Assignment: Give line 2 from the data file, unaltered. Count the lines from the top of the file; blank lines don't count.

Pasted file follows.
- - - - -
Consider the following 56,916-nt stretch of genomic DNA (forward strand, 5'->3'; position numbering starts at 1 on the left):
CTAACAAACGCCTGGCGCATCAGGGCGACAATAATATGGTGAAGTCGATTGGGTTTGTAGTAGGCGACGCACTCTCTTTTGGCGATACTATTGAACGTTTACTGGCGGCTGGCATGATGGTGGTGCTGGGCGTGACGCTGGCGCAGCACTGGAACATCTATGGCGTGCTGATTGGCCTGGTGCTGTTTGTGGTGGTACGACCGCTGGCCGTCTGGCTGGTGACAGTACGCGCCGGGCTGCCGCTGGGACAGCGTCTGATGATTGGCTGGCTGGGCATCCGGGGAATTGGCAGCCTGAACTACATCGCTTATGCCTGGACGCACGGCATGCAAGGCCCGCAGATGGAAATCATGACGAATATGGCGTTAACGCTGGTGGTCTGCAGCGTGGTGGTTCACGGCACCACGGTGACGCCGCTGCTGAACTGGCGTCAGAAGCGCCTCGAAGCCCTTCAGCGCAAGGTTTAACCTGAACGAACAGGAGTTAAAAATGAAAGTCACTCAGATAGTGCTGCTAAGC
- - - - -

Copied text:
CTAACAAACGCCTGGCGCATCAGGGCGACAATAATATGGTGAAGTCGATTGGGTTTGTAGTAGGCGACGCACTCTCTTTTGGCGATACTATTGAACGTTTACTGGCGGCTGGCATGATGGTGGTGCTGGGCGTGACGCTGGCGCAGCACTGGAACATCTATGGCGTGCTGATTGGCCTGGTGCTGTTTGTGGTGGTACGACCGCTGGCCGTCTGGCTGGTGACAGTACGCGCCGGGCTGCCGCTGGGACAGCGTCTGATGATTGGCTGGCTGGGCATCCGGGGAATTGGCAGCCTGAACTACATCGCTTATGCCTGGACGCACGGCATGCAAGGCCCGCAGATGGAAATCATGACGAATATGGCGTTAACGCTGGTGGTCTGCAGCGTGGTGGTTCACGGCACCACGGTGACGCCGCTGCTGAACTGGCGTCAGAAGCGCCTCGAAGCCCTTCAGCGCAAGGTTTAACCTGAACGAACAGGAGTTAAAAATGAAAGTCACTCAGATAGTGCTGCTAAGC